How should people protect themselves?
“If someone spent some time outdoors, the first thing is to do a body search to make sure there are no ticks,” Dr. Ganta said. “Many people are used to using the bug repellent, so it’s a good idea to have some bug repellent to minimize the chance of having ticks. But, in any case, if you do the body search and if you don't find any ticks, then probably there’s a chance you don’t have any ticks. But there are times where you don’t see them. They can be small ticks. Sometimes, they hide in places where you will not notice them. They will go behind your ears or go in your hair, armpits or other places. And once you spot, you don’t have to feel panicked, if you see one, take a forcep and carefully pull it out straight. Put it in a Ziploc bag with a moist cotton ball and then present it to your health care or whoever is your doctor or nurse.”
Tips on avoiding tick bites are available from the Centers for Disease Control and Prevention.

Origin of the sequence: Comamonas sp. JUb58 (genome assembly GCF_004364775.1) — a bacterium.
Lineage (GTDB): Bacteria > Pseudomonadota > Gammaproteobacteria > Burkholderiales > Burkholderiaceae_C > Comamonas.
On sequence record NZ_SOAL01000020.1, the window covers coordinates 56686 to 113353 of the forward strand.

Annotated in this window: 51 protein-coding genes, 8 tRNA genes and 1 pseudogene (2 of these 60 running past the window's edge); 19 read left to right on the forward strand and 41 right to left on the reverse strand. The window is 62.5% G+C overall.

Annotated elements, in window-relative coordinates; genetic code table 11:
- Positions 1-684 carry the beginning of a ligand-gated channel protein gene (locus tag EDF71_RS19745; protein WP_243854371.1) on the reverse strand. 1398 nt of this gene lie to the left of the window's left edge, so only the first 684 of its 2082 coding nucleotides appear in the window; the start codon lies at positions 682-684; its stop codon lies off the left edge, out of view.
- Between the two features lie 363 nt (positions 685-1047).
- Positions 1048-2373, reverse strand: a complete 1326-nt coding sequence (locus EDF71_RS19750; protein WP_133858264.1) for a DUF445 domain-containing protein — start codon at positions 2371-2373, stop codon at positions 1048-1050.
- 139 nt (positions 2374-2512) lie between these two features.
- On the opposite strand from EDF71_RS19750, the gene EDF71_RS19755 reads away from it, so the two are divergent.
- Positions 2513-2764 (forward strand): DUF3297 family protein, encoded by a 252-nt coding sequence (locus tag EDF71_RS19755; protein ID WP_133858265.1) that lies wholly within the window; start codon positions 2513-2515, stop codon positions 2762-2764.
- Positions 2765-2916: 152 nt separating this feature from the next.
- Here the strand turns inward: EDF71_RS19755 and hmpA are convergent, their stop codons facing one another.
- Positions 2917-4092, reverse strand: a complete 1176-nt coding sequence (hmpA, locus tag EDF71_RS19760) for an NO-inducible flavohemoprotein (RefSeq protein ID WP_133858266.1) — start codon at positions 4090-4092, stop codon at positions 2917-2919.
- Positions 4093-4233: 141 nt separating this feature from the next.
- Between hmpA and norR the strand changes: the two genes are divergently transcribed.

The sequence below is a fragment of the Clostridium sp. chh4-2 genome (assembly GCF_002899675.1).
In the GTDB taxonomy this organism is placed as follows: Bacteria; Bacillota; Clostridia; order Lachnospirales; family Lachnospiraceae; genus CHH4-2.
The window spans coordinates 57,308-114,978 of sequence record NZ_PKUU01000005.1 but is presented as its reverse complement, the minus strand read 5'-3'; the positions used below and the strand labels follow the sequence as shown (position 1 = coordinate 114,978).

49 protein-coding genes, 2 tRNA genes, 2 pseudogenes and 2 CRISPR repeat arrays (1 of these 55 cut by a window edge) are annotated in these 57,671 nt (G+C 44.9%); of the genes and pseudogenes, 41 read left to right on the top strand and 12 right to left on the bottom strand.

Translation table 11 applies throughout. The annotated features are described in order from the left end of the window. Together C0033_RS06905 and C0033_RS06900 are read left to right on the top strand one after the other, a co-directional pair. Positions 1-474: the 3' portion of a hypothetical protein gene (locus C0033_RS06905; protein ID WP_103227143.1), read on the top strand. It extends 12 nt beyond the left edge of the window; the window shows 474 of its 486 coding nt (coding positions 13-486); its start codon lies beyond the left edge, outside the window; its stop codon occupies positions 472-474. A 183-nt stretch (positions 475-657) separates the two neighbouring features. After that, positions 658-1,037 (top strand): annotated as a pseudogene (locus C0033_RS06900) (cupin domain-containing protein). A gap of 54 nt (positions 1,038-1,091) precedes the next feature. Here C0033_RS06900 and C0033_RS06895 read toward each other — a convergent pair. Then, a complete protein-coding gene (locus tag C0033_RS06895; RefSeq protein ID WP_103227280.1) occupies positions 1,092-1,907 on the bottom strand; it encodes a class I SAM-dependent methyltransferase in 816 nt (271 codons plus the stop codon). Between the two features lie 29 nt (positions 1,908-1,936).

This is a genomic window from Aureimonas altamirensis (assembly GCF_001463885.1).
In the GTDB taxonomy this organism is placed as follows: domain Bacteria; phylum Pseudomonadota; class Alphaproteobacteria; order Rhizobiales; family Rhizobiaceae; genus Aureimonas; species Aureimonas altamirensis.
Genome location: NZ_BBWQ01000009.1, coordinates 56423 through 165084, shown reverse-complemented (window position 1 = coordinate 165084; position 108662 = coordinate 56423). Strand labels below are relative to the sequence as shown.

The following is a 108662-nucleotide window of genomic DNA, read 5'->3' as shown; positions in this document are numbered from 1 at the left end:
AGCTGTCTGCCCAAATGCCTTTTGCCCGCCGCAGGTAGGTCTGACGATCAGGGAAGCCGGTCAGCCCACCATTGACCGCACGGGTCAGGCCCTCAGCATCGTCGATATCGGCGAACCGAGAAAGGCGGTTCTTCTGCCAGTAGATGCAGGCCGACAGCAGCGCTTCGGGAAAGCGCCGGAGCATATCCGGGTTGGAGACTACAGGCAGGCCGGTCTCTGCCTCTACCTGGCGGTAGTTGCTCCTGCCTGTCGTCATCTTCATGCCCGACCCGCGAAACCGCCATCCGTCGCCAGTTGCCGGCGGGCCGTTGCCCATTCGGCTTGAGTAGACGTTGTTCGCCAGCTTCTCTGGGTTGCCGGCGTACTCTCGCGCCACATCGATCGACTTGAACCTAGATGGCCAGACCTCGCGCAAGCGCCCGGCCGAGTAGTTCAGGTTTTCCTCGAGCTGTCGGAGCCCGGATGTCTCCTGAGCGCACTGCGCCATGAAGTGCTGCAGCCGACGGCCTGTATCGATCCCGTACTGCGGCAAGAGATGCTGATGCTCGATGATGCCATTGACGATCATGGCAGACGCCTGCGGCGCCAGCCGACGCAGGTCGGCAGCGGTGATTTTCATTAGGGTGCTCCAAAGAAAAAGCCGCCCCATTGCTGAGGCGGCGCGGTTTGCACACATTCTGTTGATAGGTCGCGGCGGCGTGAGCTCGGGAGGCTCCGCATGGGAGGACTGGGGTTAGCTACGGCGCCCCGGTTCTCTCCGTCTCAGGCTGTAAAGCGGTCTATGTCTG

Kansas State University researchers have found that essential oils can play a role in livestock health.
Essential oils are removed from plants and distilled into concentrated forms that distributors say support immunity and other functions of the body.
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The results have been published in the Journal of Dairy Science and the Journal of Animal Science.
The Food and Drug Administration has issued guidance to minimize the use of some antibiotics in livestock. The FDA's guidance aims to avoid exposing people's food to antibiotic-resistant bacteria, according to Dr. Nagaraja, a university distinguished professor of microbiology in the Department of Diagnostic Medicine/Pathobiology.
As the researchers started studying alternative treatments to antibiotic use, one of their team members, Eman Elkaweel, who was then a graduate student in animal science, suggested a substance that was new to the professors.